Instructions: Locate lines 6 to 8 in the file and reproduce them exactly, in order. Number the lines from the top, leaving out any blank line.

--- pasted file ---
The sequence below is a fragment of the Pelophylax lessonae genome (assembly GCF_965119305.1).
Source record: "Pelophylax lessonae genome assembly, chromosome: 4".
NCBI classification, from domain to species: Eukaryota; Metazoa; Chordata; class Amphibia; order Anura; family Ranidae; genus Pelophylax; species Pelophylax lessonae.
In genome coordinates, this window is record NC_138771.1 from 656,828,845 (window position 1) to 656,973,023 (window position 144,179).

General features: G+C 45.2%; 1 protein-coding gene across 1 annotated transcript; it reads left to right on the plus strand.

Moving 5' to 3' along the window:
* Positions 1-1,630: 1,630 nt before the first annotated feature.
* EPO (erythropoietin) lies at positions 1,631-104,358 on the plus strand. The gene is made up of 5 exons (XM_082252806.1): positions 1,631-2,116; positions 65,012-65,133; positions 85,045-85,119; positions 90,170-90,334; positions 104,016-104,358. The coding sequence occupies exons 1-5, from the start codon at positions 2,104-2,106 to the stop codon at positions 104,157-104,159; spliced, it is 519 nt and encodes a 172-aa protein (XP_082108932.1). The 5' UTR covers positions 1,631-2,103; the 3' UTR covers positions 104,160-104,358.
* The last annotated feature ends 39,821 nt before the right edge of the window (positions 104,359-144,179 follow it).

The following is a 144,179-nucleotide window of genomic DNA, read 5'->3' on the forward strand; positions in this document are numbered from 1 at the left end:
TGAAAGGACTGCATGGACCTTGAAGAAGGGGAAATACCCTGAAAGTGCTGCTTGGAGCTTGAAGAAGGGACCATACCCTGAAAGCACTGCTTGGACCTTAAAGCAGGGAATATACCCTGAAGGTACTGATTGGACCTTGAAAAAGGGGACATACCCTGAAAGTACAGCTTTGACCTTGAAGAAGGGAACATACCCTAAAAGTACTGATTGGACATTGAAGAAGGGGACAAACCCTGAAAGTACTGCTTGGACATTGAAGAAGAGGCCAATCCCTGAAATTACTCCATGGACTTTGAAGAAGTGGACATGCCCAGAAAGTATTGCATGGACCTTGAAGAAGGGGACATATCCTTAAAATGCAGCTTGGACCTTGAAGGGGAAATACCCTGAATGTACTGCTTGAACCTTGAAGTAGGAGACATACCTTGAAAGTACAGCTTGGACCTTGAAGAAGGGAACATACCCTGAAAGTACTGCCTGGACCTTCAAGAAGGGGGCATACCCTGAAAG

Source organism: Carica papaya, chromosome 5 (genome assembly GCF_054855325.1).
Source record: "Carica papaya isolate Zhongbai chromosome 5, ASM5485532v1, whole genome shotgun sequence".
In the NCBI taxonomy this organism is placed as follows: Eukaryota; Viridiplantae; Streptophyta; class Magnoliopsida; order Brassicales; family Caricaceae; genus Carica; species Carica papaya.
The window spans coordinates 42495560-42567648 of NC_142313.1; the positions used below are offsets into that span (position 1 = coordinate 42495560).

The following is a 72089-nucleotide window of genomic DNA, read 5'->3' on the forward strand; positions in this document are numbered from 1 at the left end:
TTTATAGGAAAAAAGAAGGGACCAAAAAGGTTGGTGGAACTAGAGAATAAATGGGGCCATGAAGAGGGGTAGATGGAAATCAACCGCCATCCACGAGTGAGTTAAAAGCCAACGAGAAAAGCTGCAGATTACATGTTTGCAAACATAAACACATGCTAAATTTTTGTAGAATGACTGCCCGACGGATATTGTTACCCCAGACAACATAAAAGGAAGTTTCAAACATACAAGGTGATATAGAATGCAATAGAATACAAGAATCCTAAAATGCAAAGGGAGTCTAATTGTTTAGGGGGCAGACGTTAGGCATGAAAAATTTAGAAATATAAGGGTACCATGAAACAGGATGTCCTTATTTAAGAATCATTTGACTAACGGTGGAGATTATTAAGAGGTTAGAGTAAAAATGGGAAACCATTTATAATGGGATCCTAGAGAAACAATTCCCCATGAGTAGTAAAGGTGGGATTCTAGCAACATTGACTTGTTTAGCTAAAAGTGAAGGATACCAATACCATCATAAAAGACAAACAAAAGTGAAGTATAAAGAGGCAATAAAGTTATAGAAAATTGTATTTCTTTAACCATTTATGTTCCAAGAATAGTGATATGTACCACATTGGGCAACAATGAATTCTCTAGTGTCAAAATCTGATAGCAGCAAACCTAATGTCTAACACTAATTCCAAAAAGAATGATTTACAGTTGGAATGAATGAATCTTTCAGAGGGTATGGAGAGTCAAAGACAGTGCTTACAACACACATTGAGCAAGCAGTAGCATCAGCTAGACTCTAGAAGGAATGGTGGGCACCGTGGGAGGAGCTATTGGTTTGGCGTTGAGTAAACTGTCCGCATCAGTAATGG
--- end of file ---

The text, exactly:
Moving 5' to 3' along the window:
* Positions 1-1,630: 1,630 nt before the first annotated feature.
* EPO (erythropoietin) lies at positions 1,631-104,358 on the plus strand. The gene is made up of 5 exons (XM_082252806.1): positions 1,631-2,116; positions 65,012-65,133; positions 85,045-85,119; positions 90,170-90,334; positions 104,016-104,358. The coding sequence occupies exons 1-5, from the start codon at positions 2,104-2,106 to the stop codon at positions 104,157-104,159; spliced, it is 519 nt and encodes a 172-aa protein (XP_082108932.1). The 5' UTR covers positions 1,631-2,103; the 3' UTR covers positions 104,160-104,358.